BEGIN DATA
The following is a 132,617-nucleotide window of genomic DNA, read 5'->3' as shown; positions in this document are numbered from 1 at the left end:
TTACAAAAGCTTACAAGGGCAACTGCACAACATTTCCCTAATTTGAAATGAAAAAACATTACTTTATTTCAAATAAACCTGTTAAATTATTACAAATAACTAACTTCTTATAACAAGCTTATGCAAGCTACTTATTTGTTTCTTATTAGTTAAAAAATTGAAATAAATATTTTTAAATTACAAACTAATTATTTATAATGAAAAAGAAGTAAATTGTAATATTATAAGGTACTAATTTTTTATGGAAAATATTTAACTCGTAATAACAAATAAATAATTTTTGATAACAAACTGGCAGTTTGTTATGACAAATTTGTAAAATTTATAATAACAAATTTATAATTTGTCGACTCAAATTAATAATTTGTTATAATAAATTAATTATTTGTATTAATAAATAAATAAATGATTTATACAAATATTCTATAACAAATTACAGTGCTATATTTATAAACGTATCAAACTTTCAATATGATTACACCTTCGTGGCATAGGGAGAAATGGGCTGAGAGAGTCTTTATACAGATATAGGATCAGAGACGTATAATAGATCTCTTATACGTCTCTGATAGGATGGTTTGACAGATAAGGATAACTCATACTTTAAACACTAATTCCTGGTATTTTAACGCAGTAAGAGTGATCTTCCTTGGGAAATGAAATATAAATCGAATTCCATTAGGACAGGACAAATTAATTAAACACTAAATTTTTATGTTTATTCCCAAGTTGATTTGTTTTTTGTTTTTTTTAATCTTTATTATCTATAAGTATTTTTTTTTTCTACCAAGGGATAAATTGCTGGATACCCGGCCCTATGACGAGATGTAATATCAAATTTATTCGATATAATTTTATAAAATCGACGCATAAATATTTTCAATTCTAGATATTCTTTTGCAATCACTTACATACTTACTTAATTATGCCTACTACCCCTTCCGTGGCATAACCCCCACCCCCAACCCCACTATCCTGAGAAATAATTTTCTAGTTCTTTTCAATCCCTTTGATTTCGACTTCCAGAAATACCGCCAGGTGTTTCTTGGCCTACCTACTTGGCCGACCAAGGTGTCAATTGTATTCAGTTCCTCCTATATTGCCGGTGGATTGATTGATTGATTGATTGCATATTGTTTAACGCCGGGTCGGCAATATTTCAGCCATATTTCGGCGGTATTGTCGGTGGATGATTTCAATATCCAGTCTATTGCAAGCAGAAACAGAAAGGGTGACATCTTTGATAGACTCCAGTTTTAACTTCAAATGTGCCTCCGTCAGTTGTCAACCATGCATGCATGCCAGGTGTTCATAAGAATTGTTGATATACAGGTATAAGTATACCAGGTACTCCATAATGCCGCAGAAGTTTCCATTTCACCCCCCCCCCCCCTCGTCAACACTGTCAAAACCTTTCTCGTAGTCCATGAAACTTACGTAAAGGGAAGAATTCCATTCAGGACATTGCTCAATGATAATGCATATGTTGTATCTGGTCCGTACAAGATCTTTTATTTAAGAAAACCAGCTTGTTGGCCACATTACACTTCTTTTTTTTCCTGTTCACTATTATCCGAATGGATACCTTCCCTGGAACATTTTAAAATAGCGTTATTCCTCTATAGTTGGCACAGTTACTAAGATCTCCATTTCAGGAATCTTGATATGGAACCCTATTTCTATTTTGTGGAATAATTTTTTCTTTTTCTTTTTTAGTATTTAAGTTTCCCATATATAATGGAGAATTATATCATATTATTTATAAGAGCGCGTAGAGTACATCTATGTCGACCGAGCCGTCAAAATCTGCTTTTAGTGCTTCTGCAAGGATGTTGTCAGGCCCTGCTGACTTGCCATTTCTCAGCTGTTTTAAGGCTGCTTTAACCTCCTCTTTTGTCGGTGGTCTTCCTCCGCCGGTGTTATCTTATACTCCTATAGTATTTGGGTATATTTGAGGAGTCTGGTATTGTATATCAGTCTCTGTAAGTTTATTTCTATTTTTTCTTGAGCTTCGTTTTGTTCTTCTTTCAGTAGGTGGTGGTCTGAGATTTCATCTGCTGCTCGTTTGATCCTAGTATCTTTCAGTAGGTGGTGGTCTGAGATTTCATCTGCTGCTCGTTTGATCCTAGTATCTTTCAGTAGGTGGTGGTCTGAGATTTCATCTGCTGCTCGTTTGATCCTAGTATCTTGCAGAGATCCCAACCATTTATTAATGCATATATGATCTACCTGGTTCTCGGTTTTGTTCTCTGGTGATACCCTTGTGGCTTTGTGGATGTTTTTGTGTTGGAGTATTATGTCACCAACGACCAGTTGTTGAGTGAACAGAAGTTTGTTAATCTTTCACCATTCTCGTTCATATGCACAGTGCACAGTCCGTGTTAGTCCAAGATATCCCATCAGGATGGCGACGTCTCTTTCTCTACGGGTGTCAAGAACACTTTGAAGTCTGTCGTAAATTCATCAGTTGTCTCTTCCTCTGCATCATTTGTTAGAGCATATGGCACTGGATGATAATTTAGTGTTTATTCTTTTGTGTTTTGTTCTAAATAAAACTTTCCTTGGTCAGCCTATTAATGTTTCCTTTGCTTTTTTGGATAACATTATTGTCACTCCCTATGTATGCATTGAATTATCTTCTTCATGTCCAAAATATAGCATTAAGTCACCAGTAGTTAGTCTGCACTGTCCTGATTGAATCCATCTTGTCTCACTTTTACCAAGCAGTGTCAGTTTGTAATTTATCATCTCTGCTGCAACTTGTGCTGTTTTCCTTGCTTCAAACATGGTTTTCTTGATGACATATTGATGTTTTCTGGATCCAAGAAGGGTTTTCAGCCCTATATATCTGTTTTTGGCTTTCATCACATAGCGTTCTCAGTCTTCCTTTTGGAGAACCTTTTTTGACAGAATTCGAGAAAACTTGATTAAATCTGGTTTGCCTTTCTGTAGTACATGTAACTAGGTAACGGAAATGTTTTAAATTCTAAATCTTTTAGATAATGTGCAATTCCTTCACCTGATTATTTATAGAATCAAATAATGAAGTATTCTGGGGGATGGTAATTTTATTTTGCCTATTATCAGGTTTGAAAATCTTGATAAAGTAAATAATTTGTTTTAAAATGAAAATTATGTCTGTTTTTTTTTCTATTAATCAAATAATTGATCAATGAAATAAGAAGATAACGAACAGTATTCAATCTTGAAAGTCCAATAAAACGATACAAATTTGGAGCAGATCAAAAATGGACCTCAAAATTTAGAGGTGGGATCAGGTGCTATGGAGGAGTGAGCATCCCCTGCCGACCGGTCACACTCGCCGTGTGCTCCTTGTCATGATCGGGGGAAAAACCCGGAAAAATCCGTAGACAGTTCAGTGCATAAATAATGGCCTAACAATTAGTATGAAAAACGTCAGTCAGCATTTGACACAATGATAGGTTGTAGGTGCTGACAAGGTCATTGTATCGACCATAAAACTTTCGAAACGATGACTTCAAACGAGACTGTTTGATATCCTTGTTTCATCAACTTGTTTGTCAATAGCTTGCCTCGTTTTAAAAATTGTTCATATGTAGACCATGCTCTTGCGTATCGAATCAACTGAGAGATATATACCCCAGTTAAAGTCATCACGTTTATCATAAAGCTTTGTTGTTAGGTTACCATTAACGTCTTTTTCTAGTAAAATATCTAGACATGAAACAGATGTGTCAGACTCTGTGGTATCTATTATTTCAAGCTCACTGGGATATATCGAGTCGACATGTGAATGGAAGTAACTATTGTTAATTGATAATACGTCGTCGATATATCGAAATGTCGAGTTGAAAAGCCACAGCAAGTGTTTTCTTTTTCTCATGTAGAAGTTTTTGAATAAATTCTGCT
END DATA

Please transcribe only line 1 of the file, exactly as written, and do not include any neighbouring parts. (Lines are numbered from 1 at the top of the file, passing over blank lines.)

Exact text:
The following is a 132,617-nucleotide window of genomic DNA, read 5'->3' as shown; positions in this document are numbered from 1 at the left end: